This paper is a response to the idea, found in the conference organiser’s abstract, that hierarchy ‘allocates responsibility with a clarity lacking in egalitarian schemes’. I draw upon ethnography of the religious bureaucracy of the Ahmadiyya Muslim Community in Qadian, Indian Punjab, which is composed of a loosely connected set of hierarchies. The more peripheral of these hierarchies tend to be somewhat flexible in their structure. By contrast, the central hierarchical systems of the bureaucracy act directly beneath the community’s leader, a Caliph who lives in exile in London. The Caliph himself is said to be infallible, while the systems that support his work are understood to be divine in inspiration. These are hierarchies with fixed and inflexible relationships between functionaries, and maintaining this state of affairs requires constant work, which mainly takes the form of complex negotiations of responsibility. Interestingly, the greater the effort expended upon maintaining a fixed hierarchy, the more ambiguous accountability becomes at an individual level. Indeed, to maintain the infallibility of the Caliph requires that, for all other members of the bureaucracy, accountability as an aspect of personhood should be indistinct, hazy, and lacking in clarity. The question this paper thus raises is whether long-term consistent accountability at a personal level is somehow incompatible with the discursive effort required to sustain certain kinds of hierarchical formation.

Taking responsibility vs. being accountable: What people expect of their politicians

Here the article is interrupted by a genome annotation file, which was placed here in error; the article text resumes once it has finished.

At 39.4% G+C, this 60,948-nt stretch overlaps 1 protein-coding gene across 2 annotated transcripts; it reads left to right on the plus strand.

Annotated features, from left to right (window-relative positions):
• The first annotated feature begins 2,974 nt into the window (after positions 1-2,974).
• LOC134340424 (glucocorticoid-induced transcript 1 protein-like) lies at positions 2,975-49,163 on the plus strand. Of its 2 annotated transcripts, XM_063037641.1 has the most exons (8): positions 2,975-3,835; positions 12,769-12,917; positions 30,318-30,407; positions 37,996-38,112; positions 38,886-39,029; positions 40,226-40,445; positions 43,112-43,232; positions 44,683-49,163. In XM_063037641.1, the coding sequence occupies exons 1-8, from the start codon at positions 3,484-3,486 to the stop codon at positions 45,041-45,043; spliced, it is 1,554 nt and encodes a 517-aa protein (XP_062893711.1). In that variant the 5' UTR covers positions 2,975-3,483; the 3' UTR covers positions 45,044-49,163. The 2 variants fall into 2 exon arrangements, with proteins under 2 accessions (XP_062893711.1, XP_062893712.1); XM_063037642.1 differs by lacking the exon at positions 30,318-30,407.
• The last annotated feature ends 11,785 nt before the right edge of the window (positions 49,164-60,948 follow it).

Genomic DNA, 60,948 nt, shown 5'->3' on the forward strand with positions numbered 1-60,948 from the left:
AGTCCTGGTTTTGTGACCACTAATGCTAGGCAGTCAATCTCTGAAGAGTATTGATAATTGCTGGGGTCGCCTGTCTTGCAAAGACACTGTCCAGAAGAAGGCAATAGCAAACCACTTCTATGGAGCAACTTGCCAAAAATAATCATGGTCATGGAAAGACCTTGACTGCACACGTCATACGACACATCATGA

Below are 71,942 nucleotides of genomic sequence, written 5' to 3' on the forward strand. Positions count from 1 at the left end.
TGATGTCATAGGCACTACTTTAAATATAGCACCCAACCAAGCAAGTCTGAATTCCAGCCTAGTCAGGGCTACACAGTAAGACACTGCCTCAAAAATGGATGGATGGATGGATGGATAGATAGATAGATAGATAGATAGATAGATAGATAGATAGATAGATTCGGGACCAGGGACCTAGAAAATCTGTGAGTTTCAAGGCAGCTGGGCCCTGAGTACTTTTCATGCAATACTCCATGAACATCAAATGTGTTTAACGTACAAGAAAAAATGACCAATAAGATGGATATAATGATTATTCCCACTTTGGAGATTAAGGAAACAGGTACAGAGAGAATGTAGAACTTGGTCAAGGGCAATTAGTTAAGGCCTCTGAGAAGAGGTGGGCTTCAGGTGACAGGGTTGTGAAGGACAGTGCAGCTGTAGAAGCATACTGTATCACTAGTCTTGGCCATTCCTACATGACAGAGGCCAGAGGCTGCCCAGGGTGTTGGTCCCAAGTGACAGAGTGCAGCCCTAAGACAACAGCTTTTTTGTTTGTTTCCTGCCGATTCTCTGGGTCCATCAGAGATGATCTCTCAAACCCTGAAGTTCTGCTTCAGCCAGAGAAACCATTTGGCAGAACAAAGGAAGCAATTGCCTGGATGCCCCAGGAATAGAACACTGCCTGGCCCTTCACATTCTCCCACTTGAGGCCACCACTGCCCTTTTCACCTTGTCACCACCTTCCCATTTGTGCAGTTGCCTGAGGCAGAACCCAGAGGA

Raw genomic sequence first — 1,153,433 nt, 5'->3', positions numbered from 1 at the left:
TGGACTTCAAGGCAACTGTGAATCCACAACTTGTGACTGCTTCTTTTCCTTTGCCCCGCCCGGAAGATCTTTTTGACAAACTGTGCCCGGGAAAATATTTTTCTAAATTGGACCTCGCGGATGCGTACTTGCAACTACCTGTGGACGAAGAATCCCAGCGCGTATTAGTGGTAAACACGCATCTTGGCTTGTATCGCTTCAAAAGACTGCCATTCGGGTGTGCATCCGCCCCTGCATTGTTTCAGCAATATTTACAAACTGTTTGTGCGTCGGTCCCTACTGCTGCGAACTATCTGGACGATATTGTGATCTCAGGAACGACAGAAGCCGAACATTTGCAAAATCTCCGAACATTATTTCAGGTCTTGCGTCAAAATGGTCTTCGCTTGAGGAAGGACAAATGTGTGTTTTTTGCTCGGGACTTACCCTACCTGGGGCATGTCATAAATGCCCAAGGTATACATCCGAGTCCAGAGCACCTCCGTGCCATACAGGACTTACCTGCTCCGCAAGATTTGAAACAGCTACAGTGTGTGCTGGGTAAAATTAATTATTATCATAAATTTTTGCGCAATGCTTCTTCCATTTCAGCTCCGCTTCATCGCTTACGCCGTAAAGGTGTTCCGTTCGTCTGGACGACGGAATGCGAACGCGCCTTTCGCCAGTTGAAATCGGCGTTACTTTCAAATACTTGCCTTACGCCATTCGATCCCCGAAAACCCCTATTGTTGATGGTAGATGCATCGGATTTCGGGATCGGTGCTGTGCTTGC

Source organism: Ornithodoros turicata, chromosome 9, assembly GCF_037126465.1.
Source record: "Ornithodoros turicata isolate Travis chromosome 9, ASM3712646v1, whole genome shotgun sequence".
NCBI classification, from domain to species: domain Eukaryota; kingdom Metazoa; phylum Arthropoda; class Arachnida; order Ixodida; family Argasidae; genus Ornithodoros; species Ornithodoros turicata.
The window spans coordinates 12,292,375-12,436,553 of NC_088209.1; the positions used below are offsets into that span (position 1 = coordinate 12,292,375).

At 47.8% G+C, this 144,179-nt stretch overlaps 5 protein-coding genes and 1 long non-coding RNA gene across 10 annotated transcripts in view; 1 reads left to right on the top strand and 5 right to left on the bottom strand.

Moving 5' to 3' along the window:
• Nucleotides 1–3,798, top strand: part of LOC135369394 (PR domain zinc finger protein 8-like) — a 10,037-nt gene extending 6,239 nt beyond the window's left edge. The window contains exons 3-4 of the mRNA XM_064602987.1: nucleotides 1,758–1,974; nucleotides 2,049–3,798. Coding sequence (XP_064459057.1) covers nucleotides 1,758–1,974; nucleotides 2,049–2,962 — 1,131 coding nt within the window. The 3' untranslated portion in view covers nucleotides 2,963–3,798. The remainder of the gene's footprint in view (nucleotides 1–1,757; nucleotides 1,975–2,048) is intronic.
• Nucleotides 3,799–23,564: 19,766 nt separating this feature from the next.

Ward Keeler (U of Texas, Austin)

I will consider what expectations people bring to the political field when they ask, as most of the people I know in Southeast Asia (Indonesia and Burma) do, that their politicians “take responsibility” for their welfare, or when, as most Americans I know do, they insist that politicians be “personally accountable.”  Much of the contrast turns on hierarchical vs. egalitarian assumptions, inasmuch as the former suggest that relations of dependency are obvious and valuable, whereas the latter suggest that “representation” is fundamental. Both positions are riven with contradictions, and the contradictions follow in patterned ways from contrasting ideas about what binds people to each other in any polity. Yet the individualist ethic that enjoys discursive dominance in American circles makes the whole notion of politics particularly thorny in that society, as the current silly season of a presidential campaign makes clear.